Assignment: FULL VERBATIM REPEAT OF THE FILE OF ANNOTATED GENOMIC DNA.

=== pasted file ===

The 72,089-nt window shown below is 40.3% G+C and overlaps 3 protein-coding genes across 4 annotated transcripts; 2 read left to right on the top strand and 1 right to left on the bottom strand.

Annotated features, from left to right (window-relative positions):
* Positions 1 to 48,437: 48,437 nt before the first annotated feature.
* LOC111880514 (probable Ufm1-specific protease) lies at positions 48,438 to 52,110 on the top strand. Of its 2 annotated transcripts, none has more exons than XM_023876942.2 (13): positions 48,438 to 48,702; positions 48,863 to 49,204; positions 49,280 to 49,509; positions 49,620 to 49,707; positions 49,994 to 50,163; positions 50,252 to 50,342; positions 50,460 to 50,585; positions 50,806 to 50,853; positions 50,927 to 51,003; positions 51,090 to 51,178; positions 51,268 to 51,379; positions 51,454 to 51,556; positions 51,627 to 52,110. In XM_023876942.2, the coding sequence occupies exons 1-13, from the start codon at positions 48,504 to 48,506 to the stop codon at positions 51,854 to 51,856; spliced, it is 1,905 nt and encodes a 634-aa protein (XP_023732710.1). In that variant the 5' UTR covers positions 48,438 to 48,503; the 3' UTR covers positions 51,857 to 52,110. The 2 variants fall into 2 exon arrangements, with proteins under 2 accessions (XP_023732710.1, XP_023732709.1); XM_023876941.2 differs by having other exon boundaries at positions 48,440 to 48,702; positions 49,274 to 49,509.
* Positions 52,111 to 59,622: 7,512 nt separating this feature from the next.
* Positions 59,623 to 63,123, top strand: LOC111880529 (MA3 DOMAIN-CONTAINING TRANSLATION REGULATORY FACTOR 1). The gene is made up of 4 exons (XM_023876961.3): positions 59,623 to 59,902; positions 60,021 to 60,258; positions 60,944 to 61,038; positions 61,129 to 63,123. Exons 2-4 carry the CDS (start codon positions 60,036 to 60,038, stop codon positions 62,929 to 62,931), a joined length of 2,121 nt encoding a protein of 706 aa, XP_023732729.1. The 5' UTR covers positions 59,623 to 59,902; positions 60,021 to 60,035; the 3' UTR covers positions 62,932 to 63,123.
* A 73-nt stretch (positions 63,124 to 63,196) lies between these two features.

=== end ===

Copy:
The 72,089-nt window shown below is 40.3% G+C and overlaps 3 protein-coding genes across 4 annotated transcripts; 2 read left to right on the top strand and 1 right to left on the bottom strand.

Annotated features, from left to right (window-relative positions):
* Positions 1 to 48,437: 48,437 nt before the first annotated feature.
* LOC111880514 (probable Ufm1-specific protease) lies at positions 48,438 to 52,110 on the top strand. Of its 2 annotated transcripts, none has more exons than XM_023876942.2 (13): positions 48,438 to 48,702; positions 48,863 to 49,204; positions 49,280 to 49,509; positions 49,620 to 49,707; positions 49,994 to 50,163; positions 50,252 to 50,342; positions 50,460 to 50,585; positions 50,806 to 50,853; positions 50,927 to 51,003; positions 51,090 to 51,178; positions 51,268 to 51,379; positions 51,454 to 51,556; positions 51,627 to 52,110. In XM_023876942.2, the coding sequence occupies exons 1-13, from the start codon at positions 48,504 to 48,506 to the stop codon at positions 51,854 to 51,856; spliced, it is 1,905 nt and encodes a 634-aa protein (XP_023732710.1). In that variant the 5' UTR covers positions 48,438 to 48,503; the 3' UTR covers positions 51,857 to 52,110. The 2 variants fall into 2 exon arrangements, with proteins under 2 accessions (XP_023732710.1, XP_023732709.1); XM_023876941.2 differs by having other exon boundaries at positions 48,440 to 48,702; positions 49,274 to 49,509.
* Positions 52,111 to 59,622: 7,512 nt separating this feature from the next.
* Positions 59,623 to 63,123, top strand: LOC111880529 (MA3 DOMAIN-CONTAINING TRANSLATION REGULATORY FACTOR 1). The gene is made up of 4 exons (XM_023876961.3): positions 59,623 to 59,902; positions 60,021 to 60,258; positions 60,944 to 61,038; positions 61,129 to 63,123. Exons 2-4 carry the CDS (start codon positions 60,036 to 60,038, stop codon positions 62,929 to 62,931), a joined length of 2,121 nt encoding a protein of 706 aa, XP_023732729.1. The 5' UTR covers positions 59,623 to 59,902; positions 60,021 to 60,035; the 3' UTR covers positions 62,932 to 63,123.
* A 73-nt stretch (positions 63,124 to 63,196) lies between these two features.